The question, “Why is Iftikhar Chaudhry destroying Pakistan?” is worryingly valid.
A short answer could be because he’s not a politician, so the CJP is making a mess of mixing politics, which he doesn’t know, with his so-called constitutionalism. But it still requires a deep analysis, so bear with me if I indulge:
We have seen army generals playing politics instead of performing their constitutional duty of obeying an elected government and defending our geographical borders. This they have been doing unrepentantly for many decades in the name of ideology, security, religion, etc. since the governor generalship of Jinnah. Water Treaty ‘60, Rann of Kuchh ‘65, Operation Gibraltar ‘65, Tashkent ‘66, Dhaka ‘71, Siachin ’80s, Ojhri ‘88, Afghan Jihad ‘80s and Kargil ’99 are just some of their many unforgettable “achievements” to go with the 4 military coups of Ayub, Yahya, Zia and Musharraf whose combined rule stretched for over 33 years while for the rest of 30 years they were lurking behind the scenes with their sleuths doing every dirty thing but providing intelligence about the enemy. However, the icing on the cake that’s too sour to swallow is undoubtedly the ongoing Taliban militancy against the State and the same Army who mid-wifed this menace, an offshoot of the discredited strategic depth policy, with no signs of ending any time soon.
We have seen religious parties playing politics instead of spreading Islam’s sublime message of peace. This they have been doing unrepentantly for decades since even before Independence. The countless fatwas or edicts of kuf’r issued by so-called ulema against anyone who stood for reason and progress are common knowledge. The way Islam is being misrepresented by these champions of the East and foes in the West alike, requires a separate chapter altogether.
We have also seen our judiciary, the 3rd holy cow of our political right, dancing to the martial tunes of military dictators or their proxies. This they have been doing unrepentantly in the name of Doctrine of Necessity since Ghulam Mohammad dissolved our first Constituent Assembly. Successive Supreme Court rulings endorsed every martial law even providing the military dictators with powers to unilaterally amend the constitution. The decisions in the cases of Maulvi Tamizuddin, Nusrat Bhutto, and Zulfikar Ali Bhutto – to mention just three – are a shameful commentary of their spinelessness, opportunism and kangaroo justice.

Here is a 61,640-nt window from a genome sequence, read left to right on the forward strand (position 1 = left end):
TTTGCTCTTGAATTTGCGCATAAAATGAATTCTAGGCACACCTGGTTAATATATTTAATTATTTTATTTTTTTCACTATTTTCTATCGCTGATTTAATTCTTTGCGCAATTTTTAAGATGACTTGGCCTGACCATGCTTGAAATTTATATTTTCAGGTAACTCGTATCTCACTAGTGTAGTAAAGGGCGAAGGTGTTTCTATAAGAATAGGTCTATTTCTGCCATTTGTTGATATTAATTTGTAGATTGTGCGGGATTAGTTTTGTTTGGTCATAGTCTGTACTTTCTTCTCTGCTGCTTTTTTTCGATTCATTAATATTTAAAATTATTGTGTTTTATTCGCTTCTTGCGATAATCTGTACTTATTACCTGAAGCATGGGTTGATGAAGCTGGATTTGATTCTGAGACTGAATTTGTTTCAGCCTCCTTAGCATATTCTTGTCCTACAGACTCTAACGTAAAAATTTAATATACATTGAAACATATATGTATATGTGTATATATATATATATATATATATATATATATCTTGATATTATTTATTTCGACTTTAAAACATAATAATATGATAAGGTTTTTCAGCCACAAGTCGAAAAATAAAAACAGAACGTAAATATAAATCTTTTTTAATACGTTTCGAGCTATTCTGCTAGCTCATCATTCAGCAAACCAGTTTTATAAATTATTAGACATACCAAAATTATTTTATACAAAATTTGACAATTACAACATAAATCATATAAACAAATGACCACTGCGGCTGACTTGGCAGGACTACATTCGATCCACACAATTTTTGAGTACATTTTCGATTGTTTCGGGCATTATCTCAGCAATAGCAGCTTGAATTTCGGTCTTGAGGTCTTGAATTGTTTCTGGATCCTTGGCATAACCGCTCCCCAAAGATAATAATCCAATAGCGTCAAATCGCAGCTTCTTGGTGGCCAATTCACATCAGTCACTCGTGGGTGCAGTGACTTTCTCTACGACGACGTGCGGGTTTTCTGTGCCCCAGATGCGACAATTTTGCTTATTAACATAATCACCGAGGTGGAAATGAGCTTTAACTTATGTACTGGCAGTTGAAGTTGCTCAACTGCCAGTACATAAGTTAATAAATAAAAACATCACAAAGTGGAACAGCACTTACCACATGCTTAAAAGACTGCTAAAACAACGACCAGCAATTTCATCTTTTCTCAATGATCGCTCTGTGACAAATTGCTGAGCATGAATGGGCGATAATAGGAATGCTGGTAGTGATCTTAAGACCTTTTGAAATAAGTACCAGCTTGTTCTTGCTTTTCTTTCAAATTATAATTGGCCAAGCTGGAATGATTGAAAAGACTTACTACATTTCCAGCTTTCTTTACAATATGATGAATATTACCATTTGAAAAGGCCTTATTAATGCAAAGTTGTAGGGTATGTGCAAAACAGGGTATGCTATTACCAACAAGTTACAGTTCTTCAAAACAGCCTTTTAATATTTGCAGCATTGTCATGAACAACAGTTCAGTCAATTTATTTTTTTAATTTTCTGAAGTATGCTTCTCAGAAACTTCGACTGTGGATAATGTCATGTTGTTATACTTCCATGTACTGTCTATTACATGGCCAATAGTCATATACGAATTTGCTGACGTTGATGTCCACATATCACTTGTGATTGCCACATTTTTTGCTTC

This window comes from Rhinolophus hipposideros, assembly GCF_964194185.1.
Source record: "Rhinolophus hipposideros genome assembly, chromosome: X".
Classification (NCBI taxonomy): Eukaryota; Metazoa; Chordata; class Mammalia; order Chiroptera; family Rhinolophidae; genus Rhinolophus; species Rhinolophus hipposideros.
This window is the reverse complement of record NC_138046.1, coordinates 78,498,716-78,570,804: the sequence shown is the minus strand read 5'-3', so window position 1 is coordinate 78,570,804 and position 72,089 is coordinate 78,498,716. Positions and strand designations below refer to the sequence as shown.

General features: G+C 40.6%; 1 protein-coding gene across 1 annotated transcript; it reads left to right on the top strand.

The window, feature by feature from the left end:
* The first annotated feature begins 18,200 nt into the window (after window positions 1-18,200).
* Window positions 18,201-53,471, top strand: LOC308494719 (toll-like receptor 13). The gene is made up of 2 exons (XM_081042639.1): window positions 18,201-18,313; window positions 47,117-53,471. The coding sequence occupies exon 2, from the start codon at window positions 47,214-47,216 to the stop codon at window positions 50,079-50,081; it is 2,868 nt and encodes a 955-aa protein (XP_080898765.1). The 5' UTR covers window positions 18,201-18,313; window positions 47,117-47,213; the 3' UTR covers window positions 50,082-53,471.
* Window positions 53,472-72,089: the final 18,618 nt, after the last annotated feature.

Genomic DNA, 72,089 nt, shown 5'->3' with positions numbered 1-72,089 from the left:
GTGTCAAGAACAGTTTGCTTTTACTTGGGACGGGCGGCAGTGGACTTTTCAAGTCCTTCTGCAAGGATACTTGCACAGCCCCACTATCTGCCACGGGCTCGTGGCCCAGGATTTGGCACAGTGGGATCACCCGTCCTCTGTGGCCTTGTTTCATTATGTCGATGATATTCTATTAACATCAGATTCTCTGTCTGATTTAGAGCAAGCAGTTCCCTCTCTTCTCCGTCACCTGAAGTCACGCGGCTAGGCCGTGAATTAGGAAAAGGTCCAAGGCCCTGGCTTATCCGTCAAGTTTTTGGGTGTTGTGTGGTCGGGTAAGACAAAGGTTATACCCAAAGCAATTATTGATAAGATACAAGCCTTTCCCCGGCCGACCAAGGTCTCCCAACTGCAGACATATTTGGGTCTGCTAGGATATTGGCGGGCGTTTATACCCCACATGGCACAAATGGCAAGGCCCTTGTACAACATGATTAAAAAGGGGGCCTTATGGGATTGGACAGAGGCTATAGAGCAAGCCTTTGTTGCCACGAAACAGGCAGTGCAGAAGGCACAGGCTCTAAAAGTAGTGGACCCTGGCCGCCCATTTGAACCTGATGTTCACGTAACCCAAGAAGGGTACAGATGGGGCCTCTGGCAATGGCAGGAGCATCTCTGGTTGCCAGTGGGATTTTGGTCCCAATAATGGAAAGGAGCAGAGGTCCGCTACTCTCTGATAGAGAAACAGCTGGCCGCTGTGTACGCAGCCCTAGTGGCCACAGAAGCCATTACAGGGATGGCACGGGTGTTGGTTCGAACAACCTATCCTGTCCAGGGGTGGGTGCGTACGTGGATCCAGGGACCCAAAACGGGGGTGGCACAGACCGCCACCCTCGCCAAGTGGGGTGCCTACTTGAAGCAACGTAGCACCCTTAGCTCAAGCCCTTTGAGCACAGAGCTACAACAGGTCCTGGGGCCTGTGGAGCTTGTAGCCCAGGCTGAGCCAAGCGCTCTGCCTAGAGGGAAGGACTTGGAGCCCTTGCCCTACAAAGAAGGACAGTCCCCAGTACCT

What we are witnessing now is a most politicized Chief Justice Pakistan has ever had, the twice PCO-judge Mr. Suo Motu Iftikhar Chaudhry, brazenly playing politics after his unprecedented, albeit controversial, restoration. Instead of seen to be impartially dispensing justice he is doing everything but allowing a democratically elected government to function. Worse still, he is doing it in the name of constitution and the rule of law. After every recent ruling of this CJ, his crony lawyers danced and clapped within the precincts of the Supreme Court just like political workers. No wonder in the words of Asma Jahangir this bench is working more like a jirga.
This latest troika of judges, jihadists and generals is proving to be the proverbial Trident ripping the body-politic of the Federation of Pakistan. So much for the defenders of our borders, our faith and now our constitution!
It seems that every institution in this country, be it the army, clergy, judiciary, bureaucracy, media, big business, traders, educationists, doctors, the cricket board or even the crime mafia, all can dirty their hands with full-time politics and get away with it. But ONLY the politicians, especially if they happen to be democratically voted in through adult franchise, cannot do the business of politics!
I may not see it in my lifetime but to do full justice to this tragic saga, we may require our version of a Howard Zinn to write A People’s History of Pakistan.
Tags: Chief Justice Iftikhar Chaudhry, Democracy, ISI, Jihadi and Jihadi Camps, Judiciary, Pakistan Army, PPP, Quaid-e-Azam Muhammad Ali Jinnah, Religious extremism & fundamentalism & radicalism, Secularism, Supreme Court of Pakistan